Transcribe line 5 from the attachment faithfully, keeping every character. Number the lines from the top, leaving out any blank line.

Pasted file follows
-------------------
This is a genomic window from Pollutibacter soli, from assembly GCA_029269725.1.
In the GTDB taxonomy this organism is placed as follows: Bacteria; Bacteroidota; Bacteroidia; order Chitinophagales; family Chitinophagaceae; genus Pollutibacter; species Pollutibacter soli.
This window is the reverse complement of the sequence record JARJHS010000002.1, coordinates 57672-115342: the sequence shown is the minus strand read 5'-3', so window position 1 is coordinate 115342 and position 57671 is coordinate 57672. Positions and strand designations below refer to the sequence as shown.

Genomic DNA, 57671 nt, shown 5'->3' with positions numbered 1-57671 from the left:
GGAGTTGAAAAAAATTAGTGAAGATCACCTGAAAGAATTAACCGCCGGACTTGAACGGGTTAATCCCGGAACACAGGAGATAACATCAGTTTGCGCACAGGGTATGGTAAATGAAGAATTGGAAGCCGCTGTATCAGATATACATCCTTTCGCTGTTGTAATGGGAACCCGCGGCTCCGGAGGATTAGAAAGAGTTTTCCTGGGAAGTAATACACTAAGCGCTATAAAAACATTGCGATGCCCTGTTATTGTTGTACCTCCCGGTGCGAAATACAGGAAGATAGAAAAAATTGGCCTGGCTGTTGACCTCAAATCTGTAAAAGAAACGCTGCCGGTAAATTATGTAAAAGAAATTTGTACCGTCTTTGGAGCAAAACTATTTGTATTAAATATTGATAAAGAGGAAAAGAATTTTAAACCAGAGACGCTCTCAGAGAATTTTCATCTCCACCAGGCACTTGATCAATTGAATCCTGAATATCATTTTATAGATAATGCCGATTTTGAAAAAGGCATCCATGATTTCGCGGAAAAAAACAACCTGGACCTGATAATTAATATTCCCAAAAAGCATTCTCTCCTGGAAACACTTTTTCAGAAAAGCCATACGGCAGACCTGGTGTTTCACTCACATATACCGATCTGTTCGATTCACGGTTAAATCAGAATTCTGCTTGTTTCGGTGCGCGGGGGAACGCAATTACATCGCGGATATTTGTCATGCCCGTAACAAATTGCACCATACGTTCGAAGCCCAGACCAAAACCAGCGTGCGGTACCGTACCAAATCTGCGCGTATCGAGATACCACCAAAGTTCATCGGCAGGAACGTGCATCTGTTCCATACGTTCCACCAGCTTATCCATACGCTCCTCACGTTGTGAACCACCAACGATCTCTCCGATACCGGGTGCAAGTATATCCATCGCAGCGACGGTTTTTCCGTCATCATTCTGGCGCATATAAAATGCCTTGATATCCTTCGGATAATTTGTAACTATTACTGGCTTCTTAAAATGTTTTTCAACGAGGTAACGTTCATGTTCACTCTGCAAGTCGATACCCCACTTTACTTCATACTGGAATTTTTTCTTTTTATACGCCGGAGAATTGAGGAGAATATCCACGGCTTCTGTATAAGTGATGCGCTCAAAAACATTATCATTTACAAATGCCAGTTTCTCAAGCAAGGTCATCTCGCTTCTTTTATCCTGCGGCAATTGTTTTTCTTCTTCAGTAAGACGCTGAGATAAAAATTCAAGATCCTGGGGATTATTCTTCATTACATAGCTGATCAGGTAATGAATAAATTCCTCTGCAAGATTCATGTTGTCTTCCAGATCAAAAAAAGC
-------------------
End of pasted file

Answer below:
GGAGTTGAAAAAAATTAGTGAAGATCACCTGAAAGAATTAACCGCCGGACTTGAACGGGTTAATCCCGGAACACAGGAGATAACATCAGTTTGCGCACAGGGTATGGTAAATGAAGAATTGGAAGCCGCTGTATCAGATATACATCCTTTCGCTGTTGTAATGGGAACCCGCGGCTCCGGAGGATTAGAAAGAGTTTTCCTGGGAAGTAATACACTAAGCGCTATAAAAACATTGCGATGCCCTGTTATTGTTGTACCTCCCGGTGCGAAATACAGGAAGATAGAAAAAATTGGCCTGGCTGTTGACCTCAAATCTGTAAAAGAAACGCTGCCGGTAAATTATGTAAAAGAAATTTGTACCGTCTTTGGAGCAAAACTATTTGTATTAAATATTGATAAAGAGGAAAAGAATTTTAAACCAGAGACGCTCTCAGAGAATTTTCATCTCCACCAGGCACTTGATCAATTGAATCCTGAATATCATTTTATAGATAATGCCGATTTTGAAAAAGGCATCCATGATTTCGCGGAAAAAAACAACCTGGACCTGATAATTAATATTCCCAAAAAGCATTCTCTCCTGGAAACACTTTTTCAGAAAAGCCATACGGCAGACCTGGTGTTTCACTCACATATACCGATCTGTTCGATTCACGGTTAAATCAGAATTCTGCTTGTTTCGGTGCGCGGGGGAACGCAATTACATCGCGGATATTTGTCATGCCCGTAACAAATTGCACCATACGTTCGAAGCCCAGACCAAAACCAGCGTGCGGTACCGTACCAAATCTGCGCGTATCGAGATACCACCAAAGTTCATCGGCAGGAACGTGCATCTGTTCCATACGTTCCACCAGCTTATCCATACGCTCCTCACGTTGTGAACCACCAACGATCTCTCCGATACCGGGTGCAAGTATATCCATCGCAGCGACGGTTTTTCCGTCATCATTCTGGCGCATATAAAATGCCTTGATATCCTTCGGATAATTTGTAACTATTACTGGCTTCTTAAAATGTTTTTCAACGAGGTAACGTTCATGTTCACTCTGCAAGTCGATACCCCACTTTACTTCATACTGGAATTTTTTCTTTTTATACGCCGGAGAATTGAGGAGAATATCCACGGCTTCTGTATAAGTGATGCGCTCAAAAACATTATCATTTACAAATGCCAGTTTCTCAAGCAAGGTCATCTCGCTTCTTTTATCCTGCGGCAATTGTTTTTCTTCTTCAGTAAGACGCTGAGATAAAAATTCAAGATCCTGGGGATTATTCTTCATTACATAGCTGATCAGGTAATGAATAAATTCCTCTGCAAGATTCATGTTGTCTTCCAGATCAAAAAAAGC